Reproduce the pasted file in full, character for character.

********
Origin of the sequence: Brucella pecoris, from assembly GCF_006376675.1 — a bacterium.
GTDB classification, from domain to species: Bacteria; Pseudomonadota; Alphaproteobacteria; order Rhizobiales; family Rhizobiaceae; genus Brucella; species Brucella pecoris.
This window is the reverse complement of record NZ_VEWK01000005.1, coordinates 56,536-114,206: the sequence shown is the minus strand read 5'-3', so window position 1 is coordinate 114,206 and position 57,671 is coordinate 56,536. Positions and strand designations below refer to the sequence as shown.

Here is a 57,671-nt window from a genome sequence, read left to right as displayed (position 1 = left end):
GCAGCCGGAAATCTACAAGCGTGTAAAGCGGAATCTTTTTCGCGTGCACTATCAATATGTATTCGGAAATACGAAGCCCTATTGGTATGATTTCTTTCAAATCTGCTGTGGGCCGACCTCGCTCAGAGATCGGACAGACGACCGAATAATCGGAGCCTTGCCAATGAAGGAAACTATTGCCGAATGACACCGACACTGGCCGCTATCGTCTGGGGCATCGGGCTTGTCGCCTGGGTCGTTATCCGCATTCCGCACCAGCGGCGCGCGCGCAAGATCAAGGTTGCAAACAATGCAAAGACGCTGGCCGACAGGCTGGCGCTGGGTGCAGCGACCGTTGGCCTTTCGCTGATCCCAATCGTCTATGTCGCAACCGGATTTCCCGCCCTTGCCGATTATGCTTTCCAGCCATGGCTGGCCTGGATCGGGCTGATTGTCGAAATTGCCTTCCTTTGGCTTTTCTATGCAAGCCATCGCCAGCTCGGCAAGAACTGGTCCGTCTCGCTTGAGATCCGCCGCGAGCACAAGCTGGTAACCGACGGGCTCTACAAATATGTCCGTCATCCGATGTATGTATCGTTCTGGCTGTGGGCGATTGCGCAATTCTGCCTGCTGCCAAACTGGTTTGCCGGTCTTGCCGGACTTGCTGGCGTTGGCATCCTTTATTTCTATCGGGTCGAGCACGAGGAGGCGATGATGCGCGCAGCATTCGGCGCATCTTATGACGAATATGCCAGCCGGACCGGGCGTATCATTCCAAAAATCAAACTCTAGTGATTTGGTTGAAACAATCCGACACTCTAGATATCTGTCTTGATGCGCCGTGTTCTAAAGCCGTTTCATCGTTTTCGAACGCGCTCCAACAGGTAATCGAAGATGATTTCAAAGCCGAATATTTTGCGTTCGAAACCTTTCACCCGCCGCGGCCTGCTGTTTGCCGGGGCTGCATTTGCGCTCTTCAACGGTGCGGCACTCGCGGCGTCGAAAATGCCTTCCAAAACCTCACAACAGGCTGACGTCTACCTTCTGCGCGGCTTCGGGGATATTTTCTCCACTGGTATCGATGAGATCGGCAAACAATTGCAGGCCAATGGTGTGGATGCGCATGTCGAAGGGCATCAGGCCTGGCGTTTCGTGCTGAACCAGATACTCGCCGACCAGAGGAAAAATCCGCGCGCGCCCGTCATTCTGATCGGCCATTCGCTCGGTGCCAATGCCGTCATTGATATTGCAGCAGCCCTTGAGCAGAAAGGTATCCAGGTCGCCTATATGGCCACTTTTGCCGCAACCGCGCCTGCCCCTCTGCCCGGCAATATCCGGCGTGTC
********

Origin of the sequence: Brucella pecoris, from assembly GCF_006376675.1 — a bacterium.
GTDB classification, from domain to species: Bacteria; Pseudomonadota; Alphaproteobacteria; order Rhizobiales; family Rhizobiaceae; genus Brucella; species Brucella pecoris.
This window is the reverse complement of record NZ_VEWK01000005.1, coordinates 56,536-114,206: the sequence shown is the minus strand read 5'-3', so window position 1 is coordinate 114,206 and position 57,671 is coordinate 56,536. Positions and strand designations below refer to the sequence as shown.

Here is a 57,671-nt window from a genome sequence, read left to right as displayed (position 1 = left end):
GCAGCCGGAAATCTACAAGCGTGTAAAGCGGAATCTTTTTCGCGTGCACTATCAATATGTATTCGGAAATACGAAGCCCTATTGGTATGATTTCTTTCAAATCTGCTGTGGGCCGACCTCGCTCAGAGATCGGACAGACGACCGAATAATCGGAGCCTTGCCAATGAAGGAAACTATTGCCGAATGACACCGACACTGGCCGCTATCGTCTGGGGCATCGGGCTTGTCGCCTGGGTCGTTATCCGCATTCCGCACCAGCGGCGCGCGCGCAAGATCAAGGTTGCAAACAATGCAAAGACGCTGGCCGACAGGCTGGCGCTGGGTGCAGCGACCGTTGGCCTTTCGCTGATCCCAATCGTCTATGTCGCAACCGGATTTCCCGCCCTTGCCGATTATGCTTTCCAGCCATGGCTGGCCTGGATCGGGCTGATTGTCGAAATTGCCTTCCTTTGGCTTTTCTATGCAAGCCATCGCCAGCTCGGCAAGAACTGGTCCGTCTCGCTTGAGATCCGCCGCGAGCACAAGCTGGTAACCGACGGGCTCTACAAATATGTCCGTCATCCGATGTATGTATCGTTCTGGCTGTGGGCGATTGCGCAATTCTGCCTGCTGCCAAACTGGTTTGCCGGTCTTGCCGGACTTGCTGGCGTTGGCATCCTTTATTTCTATCGGGTCGAGCACGAGGAGGCGATGATGCGCGCAGCATTCGGCGCATCTTATGACGAATATGCCAGCCGGACCGGGCGTATCATTCCAAAAATCAAACTCTAGTGATTTGGTTGAAACAATCCGACACTCTAGATATCTGTCTTGATGCGCCGTGTTCTAAAGCCGTTTCATCGTTTTCGAACGCGCTCCAACAGGTAATCGAAGATGATTTCAAAGCCGAATATTTTGCGTTCGAAACCTTTCACCCGCCGCGGCCTGCTGTTTGCCGGGGCTGCATTTGCGCTCTTCAACGGTGCGGCACTCGCGGCGTCGAAAATGCCTTCCAAAACCTCACAACAGGCTGACGTCTACCTTCTGCGCGGCTTCGGGGATATTTTCTCCACTGGTATCGATGAGATCGGCAAACAATTGCAGGCCAATGGTGTGGATGCGCATGTCGAAGGGCATCAGGCCTGGCGTTTCGTGCTGAACCAGATACTCGCCGACCAGAGGAAAAATCCGCGCGCGCCCGTCATTCTGATCGGCCATTCGCTCGGTGCCAATGCCGTCATTGATATTGCAGCAGCCCTTGAGCAGAAAGGTATCCAGGTCGCCTATATGGCCACTTTTGCCGCAACCGCGCCTGCCCCTCTGCCCGGCAATATCCGGCGTGTC